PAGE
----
Published in Editorials

Another SSL/TLS stack falls as Microsoft admits their version has a bug in it too

by on12 November 2014 4404 times

Encryption is an interesting thing. On the surface it offers protection from prying eyes and sense of security in protecting your communication and files. At least that is what you should feel when talking about encryption. The problem is that encryption is only as secure as the protocol and API that is in use. Even if you have a rock solid certificate the protocol and APIs that you use to connect can be compromised to by-pass this. This is what has happened to almost every major SSL/TLS stack. So far in 2014 we have watched them fall one at a time to the dismay of security experts.

The timing of these failures is significant in light of the revelations of Edward Snowden and the push to encrypt all traffic on the internet for privacy and security. As more people and devices begin using encryption and SSL/TLS for communication the risk of compromise due to these flaws increases. The question is: are these flaws a mistake or are they some of the flaws that Edward Snowden claims were put in place under pressure of the NSA?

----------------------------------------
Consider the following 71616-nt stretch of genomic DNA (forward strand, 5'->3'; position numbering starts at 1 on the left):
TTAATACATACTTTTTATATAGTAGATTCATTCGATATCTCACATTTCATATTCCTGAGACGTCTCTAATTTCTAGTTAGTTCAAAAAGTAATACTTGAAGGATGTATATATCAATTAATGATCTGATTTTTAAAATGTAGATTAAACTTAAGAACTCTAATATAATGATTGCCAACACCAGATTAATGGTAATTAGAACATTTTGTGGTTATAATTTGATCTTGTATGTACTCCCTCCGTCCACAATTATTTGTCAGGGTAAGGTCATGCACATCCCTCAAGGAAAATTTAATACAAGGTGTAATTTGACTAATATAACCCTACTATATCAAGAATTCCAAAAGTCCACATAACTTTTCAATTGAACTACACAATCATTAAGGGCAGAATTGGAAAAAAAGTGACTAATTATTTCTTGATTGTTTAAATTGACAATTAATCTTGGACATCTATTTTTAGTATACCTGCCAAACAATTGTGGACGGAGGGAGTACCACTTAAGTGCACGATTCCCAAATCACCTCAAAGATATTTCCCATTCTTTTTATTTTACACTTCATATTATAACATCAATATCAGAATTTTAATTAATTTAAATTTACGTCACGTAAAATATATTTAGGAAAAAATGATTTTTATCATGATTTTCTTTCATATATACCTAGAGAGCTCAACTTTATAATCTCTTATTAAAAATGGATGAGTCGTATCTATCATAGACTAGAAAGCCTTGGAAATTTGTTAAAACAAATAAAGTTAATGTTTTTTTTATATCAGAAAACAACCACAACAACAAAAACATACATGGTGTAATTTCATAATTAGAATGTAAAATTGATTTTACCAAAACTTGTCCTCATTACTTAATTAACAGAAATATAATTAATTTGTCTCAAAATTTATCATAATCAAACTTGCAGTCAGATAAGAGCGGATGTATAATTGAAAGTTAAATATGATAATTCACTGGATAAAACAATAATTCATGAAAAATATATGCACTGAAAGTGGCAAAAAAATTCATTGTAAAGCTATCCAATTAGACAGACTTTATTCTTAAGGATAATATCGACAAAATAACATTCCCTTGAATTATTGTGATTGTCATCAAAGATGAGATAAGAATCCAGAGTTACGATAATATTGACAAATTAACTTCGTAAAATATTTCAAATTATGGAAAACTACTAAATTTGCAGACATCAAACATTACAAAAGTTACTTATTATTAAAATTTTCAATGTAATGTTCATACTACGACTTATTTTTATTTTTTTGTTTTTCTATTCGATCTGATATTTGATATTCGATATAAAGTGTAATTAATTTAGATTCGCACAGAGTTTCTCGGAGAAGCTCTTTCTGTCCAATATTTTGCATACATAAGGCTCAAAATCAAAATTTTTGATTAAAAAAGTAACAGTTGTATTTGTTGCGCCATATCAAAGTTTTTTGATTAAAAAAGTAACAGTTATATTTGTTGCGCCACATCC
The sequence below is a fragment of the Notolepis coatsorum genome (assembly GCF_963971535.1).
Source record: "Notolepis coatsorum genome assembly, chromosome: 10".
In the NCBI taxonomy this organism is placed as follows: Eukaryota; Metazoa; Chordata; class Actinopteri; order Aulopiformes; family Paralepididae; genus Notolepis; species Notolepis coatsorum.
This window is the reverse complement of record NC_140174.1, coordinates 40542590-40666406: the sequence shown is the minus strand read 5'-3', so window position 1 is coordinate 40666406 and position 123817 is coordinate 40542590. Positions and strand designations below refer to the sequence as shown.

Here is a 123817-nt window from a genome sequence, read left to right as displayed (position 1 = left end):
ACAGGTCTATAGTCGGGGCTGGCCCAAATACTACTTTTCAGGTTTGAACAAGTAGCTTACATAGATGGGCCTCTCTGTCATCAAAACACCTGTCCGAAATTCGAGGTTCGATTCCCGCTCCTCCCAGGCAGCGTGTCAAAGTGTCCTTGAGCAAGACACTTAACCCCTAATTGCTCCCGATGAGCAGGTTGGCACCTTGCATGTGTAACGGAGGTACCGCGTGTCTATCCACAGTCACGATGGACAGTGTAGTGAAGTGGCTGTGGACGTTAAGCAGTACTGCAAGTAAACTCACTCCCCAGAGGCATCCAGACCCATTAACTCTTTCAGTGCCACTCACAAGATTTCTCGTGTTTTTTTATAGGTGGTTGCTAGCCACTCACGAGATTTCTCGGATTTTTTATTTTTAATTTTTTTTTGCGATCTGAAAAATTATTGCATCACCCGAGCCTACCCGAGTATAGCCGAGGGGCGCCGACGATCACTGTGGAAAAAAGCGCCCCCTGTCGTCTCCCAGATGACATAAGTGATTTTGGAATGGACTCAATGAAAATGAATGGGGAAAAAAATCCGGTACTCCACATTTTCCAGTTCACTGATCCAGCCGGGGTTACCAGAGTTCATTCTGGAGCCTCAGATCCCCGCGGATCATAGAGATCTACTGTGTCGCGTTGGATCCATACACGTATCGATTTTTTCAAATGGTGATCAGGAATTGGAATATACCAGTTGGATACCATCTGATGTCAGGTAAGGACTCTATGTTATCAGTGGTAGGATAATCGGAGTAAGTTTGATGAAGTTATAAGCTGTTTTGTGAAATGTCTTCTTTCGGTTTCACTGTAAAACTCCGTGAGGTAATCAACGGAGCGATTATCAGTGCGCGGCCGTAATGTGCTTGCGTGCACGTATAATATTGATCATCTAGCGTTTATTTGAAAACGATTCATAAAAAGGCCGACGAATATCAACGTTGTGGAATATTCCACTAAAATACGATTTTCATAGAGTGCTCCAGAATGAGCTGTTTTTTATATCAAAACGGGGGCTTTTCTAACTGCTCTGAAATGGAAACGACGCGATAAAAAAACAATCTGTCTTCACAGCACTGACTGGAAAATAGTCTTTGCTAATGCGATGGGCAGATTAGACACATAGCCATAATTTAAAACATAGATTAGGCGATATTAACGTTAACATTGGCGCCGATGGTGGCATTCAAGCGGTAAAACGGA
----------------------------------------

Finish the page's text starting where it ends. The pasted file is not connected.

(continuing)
Again we have a massive number of people moving to using encryption due to privacy concerns. Google and other search providers are giving a leg up to sites using SSL, email services are quickly moving to TLS for more secure email relay and phone makers are starting to add encryption to their devices to protect them. According to Snowden the NSA and other government agencies built backdoors and hidden flaws into the most common encryption standards to ensure that they would always be able to get in. The two events are not coincidental as we are seeing flaws that have existed for 10+ years in some cases suddenly get patched without much in the way of an explanation. Why would flaws of this significance not be patched years ago?

What makes this even more suspicious is that all of these flaws are very close in scope. They allow someone else to drop in on your “secure” session and execute code. This gives the attacker quite a bit of flexibility in what they can do to you. They can drop in software to spy on you, or (if they are malicious enough) take full control over your system. How do we find flaw that match up so closely in different secure protocols unless they were intended? Conspiracy theories aside, these flaws are at least being patched by the developers quickly now that they have hit the light of day. Sadly someone has to run the patch to plug the holes before the bad guys get in. With the way we have seen corporations react lately we have a feeling that this one will not be really fixed anytime soon.

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Last modified on 12 November 2014
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